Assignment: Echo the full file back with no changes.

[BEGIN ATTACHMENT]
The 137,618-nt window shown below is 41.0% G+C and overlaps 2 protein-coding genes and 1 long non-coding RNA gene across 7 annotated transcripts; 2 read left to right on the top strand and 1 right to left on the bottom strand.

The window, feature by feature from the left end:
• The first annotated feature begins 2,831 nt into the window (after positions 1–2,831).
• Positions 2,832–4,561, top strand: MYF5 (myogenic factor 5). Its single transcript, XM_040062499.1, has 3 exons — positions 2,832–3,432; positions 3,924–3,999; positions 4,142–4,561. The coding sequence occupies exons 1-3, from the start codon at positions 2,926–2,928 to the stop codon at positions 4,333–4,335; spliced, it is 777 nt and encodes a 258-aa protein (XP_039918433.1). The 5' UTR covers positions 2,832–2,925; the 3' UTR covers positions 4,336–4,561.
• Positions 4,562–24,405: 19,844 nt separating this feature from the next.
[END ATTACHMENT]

The 137,618-nt window shown below is 41.0% G+C and overlaps 2 protein-coding genes and 1 long non-coding RNA gene across 7 annotated transcripts; 2 read left to right on the top strand and 1 right to left on the bottom strand.

The window, feature by feature from the left end:
• The first annotated feature begins 2,831 nt into the window (after positions 1–2,831).
• Positions 2,832–4,561, top strand: MYF5 (myogenic factor 5). Its single transcript, XM_040062499.1, has 3 exons — positions 2,832–3,432; positions 3,924–3,999; positions 4,142–4,561. The coding sequence occupies exons 1-3, from the start codon at positions 2,926–2,928 to the stop codon at positions 4,333–4,335; spliced, it is 777 nt and encodes a 258-aa protein (XP_039918433.1). The 5' UTR covers positions 2,832–2,925; the 3' UTR covers positions 4,336–4,561.
• Positions 4,562–24,405: 19,844 nt separating this feature from the next.